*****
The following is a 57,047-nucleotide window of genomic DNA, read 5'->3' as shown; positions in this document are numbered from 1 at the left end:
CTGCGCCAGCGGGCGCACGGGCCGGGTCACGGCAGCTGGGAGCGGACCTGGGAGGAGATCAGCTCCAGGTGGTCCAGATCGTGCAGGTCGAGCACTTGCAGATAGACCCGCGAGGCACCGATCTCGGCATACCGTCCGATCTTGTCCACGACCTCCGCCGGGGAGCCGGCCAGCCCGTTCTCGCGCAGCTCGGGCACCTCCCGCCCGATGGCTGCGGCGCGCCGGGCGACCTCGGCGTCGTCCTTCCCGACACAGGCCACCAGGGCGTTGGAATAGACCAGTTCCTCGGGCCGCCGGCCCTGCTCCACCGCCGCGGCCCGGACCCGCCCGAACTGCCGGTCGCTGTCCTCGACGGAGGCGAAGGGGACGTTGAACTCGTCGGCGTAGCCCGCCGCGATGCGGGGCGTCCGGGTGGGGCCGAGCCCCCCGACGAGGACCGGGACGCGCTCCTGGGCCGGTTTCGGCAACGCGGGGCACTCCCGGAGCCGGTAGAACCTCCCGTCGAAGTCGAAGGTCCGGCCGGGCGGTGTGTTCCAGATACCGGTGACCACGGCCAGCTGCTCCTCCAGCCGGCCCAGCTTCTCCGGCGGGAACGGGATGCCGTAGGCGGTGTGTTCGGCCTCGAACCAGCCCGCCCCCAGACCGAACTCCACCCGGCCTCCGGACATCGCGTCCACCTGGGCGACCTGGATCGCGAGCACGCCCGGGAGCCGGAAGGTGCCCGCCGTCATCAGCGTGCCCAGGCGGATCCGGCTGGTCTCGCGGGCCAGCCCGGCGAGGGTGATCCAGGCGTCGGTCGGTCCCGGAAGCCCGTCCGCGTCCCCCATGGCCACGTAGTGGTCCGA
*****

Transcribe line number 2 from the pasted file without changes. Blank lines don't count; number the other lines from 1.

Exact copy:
CTGCGCCAGCGGGCGCACGGGCCGGGTCACGGCAGCTGGGAGCGGACCTGGGAGGAGATCAGCTCCAGGTGGTCCAGATCGTGCAGGTCGAGCACTTGCAGATAGACCCGCGAGGCACCGATCTCGGCATACCGTCCGATCTTGTCCACGACCTCCGCCGGGGAGCCGGCCAGCCCGTTCTCGCGCAGCTCGGGCACCTCCCGCCCGATGGCTGCGGCGCGCCGGGCGACCTCGGCGTCGTCCTTCCCGACACAGGCCACCAGGGCGTTGGAATAGACCAGTTCCTCGGGCCGCCGGCCCTGCTCCACCGCCGCGGCCCGGACCCGCCCGAACTGCCGGTCGCTGTCCTCGACGGAGGCGAAGGGGACGTTGAACTCGTCGGCGTAGCCCGCCGCGATGCGGGGCGTCCGGGTGGGGCCGAGCCCCCCGACGAGGACCGGGACGCGCTCCTGGGCCGGTTTCGGCAACGCGGGGCACTCCCGGAGCCGGTAGAACCTCCCGTCGAAGTCGAAGGTCCGGCCGGGCGGTGTGTTCCAGATACCGGTGACCACGGCCAGCTGCTCCTCCAGCCGGCCCAGCTTCTCCGGCGGGAACGGGATGCCGTAGGCGGTGTGTTCGGCCTCGAACCAGCCCGCCCCCAGACCGAACTCCACCCGGCCTCCGGACATCGCGTCCACCTGGGCGACCTGGATCGCGAGCACGCCCGGGAGCCGGAAGGTGCCCGCCGTCATCAGCGTGCCCAGGCGGATCCGGCTGGTCTCGCGGGCCAGCCCGGCGAGGGTGATCCAGGCGTCGGTCGGTCCCGGAAGCCCGTCCGCGTCCCCCATGGCCACGTAGTGGTCCGA